What’s In It For Me?

Today we have a guest post from seasoned business development expert and all-round great guy, Chris Abbey. Chris and I worked together for many years in a ‘previous life’ and when it comes to relationship selling, he is one of the best I have seen. Chris has his own business development blog (www.abbeysbdcorner.com). Chris can be reached via LinkedIn: (Chris Abbey) I hope you enjoy Chris’s offering:


If you are in sales, you likely offer your prospect a list of features of your product or service. It’s difficult to imagine selling anything without mentioning the reasons why your offering is great. Over the years I have sold several different products and services. At first, it used to be my habit to tout the features or qualities of what I was selling; and that is still something I do today. However, these days I don’t just list features; I go further and explain the benefits of those features.

Over time, I learned people were not interested in why my offering was good or different, but they were really interested in how my offering could help them. People want to know, “What’s in it for me?” So, I always try to illustrate that for them.

I have never had anyone buy from me because my company has been in business for more than 80 years. But I have had prospects respond to the idea that 80 years of experience has provided us with tons of lessons that could save them time or money.

No one ever bought the market data I was selling simply because it was the most recent available. But people did buy my information because the freshness of it enabled them to make reliable forecasts for their business.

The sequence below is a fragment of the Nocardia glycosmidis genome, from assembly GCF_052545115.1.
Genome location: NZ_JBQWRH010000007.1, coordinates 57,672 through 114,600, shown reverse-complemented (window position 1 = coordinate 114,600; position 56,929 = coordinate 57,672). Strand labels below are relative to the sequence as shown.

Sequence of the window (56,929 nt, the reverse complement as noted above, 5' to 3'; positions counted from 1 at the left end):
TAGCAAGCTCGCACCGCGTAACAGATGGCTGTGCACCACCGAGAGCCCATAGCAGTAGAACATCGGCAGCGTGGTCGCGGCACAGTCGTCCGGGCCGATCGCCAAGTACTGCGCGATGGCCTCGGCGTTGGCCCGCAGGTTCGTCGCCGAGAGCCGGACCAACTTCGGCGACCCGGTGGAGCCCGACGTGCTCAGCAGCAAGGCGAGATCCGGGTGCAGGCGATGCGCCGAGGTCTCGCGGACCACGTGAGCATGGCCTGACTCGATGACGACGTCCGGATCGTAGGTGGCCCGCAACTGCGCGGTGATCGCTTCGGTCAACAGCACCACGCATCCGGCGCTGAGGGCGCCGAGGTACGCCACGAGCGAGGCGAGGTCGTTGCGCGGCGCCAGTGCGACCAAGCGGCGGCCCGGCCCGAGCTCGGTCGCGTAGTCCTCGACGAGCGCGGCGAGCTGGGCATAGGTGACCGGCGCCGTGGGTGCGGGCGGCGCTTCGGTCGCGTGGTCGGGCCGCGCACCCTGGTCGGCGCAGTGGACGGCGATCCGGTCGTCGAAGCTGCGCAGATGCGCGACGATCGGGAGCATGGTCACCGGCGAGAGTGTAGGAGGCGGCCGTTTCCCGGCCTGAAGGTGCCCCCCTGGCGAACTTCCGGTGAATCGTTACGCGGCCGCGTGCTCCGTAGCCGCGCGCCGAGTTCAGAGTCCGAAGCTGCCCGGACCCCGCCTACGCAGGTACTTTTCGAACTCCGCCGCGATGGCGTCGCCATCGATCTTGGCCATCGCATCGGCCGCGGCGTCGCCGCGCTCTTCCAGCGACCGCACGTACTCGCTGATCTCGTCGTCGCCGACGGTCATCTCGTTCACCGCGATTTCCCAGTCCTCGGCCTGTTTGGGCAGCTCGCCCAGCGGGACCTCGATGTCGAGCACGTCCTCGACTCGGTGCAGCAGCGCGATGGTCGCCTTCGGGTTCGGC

Currently, my office is situated so that I can hear vendors make their pitches to the decision-makers at my company. Nearly every day some sales rep will come in and rattle off a list of features, firsts, mosts, biggests, bests, or whatever of their product or service. None of that impresses the person they are pitching. The vendors who make sales are the ones who point out their offering will benefit us.

Whatever you are selling, try listing at least one benefit for every feature you mention. If your copier is faster than your competition’s, point out the time spent at the copier will be reduced so the extra time can be spent on more important things. If your moving company has completed more corporate moves than anyone else in town, let your prospect know that all those moves have given you special insights into how to relocate them with minimal interruptions of their operations.

Benefits are amazing things and pointing them out will enhance your offering exponentially. Just remember to think about what’s in it for the person you are talking to. If you get into the habit of selling the benefits of your offering rather than the superlatives of your offering, you will see results; and ultimately you will see what’s in it for YOU.


Bobby Darnell is the founder and Principal of Construction Market Consultants, Inc. An Atlanta based management consulting group specializing in business development, sales, marketing and profitability as well as executive placement for the Architectural, Engineering and Construction industry.

Bobby can be reached at bobbydarnell [at] cmconl.com


About the Author

Bobby Darnell is the founder and Principal of Construction Market Consultants, Inc., An Atlanta based management consulting group specializing in CRM, Business Development, Sales, Marketing as well as Executive Placement and Recruiting for the Architectural, Engineering and Construction industry.

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